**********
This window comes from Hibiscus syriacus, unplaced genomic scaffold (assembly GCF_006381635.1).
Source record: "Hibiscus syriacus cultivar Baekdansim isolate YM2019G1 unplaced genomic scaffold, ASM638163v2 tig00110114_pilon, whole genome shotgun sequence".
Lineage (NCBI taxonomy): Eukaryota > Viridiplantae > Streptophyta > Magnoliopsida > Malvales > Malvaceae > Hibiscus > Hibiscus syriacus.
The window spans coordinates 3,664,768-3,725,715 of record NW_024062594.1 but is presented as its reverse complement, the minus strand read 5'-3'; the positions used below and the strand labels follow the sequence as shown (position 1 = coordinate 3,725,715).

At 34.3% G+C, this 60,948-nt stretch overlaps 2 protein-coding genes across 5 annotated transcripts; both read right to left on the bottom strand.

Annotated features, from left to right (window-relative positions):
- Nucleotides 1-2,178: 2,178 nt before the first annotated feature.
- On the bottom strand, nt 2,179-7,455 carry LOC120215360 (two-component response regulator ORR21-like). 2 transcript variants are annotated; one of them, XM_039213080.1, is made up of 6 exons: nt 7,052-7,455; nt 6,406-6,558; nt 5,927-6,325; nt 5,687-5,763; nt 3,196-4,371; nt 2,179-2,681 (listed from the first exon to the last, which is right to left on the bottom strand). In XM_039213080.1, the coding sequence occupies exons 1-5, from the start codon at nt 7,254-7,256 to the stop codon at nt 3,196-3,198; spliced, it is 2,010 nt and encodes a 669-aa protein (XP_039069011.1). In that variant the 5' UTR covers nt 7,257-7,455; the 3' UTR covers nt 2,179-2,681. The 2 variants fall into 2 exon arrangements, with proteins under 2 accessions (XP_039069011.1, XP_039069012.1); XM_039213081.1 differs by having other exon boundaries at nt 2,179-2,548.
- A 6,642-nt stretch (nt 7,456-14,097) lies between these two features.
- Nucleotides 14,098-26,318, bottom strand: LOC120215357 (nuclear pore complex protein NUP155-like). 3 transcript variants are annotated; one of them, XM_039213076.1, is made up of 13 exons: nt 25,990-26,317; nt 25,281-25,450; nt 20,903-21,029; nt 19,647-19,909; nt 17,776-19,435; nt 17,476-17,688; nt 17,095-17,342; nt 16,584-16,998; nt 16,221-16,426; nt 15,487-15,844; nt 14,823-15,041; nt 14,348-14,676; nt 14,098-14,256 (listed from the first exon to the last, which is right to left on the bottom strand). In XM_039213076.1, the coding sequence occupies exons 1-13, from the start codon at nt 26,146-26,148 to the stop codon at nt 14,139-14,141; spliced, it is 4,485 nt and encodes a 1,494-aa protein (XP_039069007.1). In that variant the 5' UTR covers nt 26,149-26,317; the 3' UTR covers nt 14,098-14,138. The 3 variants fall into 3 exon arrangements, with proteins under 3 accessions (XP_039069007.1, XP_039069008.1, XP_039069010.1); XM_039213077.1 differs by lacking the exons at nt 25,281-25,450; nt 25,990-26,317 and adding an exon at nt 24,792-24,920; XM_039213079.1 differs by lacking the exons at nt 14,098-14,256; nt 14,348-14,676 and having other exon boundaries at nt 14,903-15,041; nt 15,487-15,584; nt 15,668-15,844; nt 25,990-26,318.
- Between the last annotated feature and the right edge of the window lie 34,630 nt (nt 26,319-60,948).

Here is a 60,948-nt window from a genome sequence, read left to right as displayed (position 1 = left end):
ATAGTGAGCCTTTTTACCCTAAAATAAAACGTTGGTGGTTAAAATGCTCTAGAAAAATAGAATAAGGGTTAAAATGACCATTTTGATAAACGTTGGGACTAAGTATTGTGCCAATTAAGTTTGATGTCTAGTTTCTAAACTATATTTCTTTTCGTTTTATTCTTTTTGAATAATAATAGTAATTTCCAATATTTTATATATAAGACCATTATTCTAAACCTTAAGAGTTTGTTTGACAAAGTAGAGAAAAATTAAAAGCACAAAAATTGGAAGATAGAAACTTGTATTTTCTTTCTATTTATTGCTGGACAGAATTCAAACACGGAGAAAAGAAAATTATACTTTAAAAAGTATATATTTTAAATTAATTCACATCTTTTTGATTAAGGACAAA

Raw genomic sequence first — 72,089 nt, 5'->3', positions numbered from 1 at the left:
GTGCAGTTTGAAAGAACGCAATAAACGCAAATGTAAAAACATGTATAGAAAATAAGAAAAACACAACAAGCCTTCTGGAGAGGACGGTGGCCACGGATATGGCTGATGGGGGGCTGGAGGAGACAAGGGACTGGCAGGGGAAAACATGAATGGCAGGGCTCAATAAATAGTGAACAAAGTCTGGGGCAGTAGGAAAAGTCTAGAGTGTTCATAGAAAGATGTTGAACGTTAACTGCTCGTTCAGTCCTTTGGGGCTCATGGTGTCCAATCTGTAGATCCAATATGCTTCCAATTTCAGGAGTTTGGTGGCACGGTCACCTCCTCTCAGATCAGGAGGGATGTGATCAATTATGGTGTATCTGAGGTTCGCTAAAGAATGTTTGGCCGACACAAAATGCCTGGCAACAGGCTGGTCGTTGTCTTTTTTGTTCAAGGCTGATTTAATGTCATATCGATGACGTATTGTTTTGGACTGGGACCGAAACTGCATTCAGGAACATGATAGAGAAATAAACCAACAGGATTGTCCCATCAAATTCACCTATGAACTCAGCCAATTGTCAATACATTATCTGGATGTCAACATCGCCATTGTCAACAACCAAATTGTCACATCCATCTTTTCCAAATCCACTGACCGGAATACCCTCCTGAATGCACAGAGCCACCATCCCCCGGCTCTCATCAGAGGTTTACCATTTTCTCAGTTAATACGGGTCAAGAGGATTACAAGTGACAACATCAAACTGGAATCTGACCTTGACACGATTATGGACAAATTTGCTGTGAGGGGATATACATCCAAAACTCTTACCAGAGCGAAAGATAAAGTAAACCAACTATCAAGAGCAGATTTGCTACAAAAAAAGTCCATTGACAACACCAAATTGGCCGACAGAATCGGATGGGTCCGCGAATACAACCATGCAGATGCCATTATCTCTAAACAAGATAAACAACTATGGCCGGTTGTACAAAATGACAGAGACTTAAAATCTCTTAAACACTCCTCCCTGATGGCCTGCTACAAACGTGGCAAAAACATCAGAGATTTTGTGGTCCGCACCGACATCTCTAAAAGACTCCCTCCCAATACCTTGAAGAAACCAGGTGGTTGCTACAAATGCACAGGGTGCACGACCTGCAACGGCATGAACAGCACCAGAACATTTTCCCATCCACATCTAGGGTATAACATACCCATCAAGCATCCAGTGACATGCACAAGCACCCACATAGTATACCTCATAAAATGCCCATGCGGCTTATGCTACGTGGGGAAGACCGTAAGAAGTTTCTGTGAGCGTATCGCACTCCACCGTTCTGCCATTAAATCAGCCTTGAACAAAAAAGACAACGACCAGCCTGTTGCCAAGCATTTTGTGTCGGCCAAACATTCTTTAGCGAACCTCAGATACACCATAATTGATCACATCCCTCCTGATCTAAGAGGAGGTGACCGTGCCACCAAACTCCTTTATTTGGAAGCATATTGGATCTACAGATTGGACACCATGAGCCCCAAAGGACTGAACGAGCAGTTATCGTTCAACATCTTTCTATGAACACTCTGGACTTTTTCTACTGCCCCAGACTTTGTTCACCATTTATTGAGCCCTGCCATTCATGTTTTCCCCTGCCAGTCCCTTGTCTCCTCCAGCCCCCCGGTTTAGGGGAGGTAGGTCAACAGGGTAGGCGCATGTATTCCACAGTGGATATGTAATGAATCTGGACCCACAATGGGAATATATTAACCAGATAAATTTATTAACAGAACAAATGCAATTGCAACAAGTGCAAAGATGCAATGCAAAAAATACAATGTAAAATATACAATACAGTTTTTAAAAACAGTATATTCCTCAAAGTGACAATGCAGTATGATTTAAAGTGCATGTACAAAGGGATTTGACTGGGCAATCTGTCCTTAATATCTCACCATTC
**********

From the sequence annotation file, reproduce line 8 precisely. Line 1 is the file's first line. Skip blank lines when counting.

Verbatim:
- On the bottom strand, nt 2,179-7,455 carry LOC120215360 (two-component response regulator ORR21-like). 2 transcript variants are annotated; one of them, XM_039213080.1, is made up of 6 exons: nt 7,052-7,455; nt 6,406-6,558; nt 5,927-6,325; nt 5,687-5,763; nt 3,196-4,371; nt 2,179-2,681 (listed from the first exon to the last, which is right to left on the bottom strand). In XM_039213080.1, the coding sequence occupies exons 1-5, from the start codon at nt 7,254-7,256 to the stop codon at nt 3,196-3,198; spliced, it is 2,010 nt and encodes a 669-aa protein (XP_039069011.1). In that variant the 5' UTR covers nt 7,257-7,455; the 3' UTR covers nt 2,179-2,681. The 2 variants fall into 2 exon arrangements, with proteins under 2 accessions (XP_039069011.1, XP_039069012.1); XM_039213081.1 differs by having other exon boundaries at nt 2,179-2,548.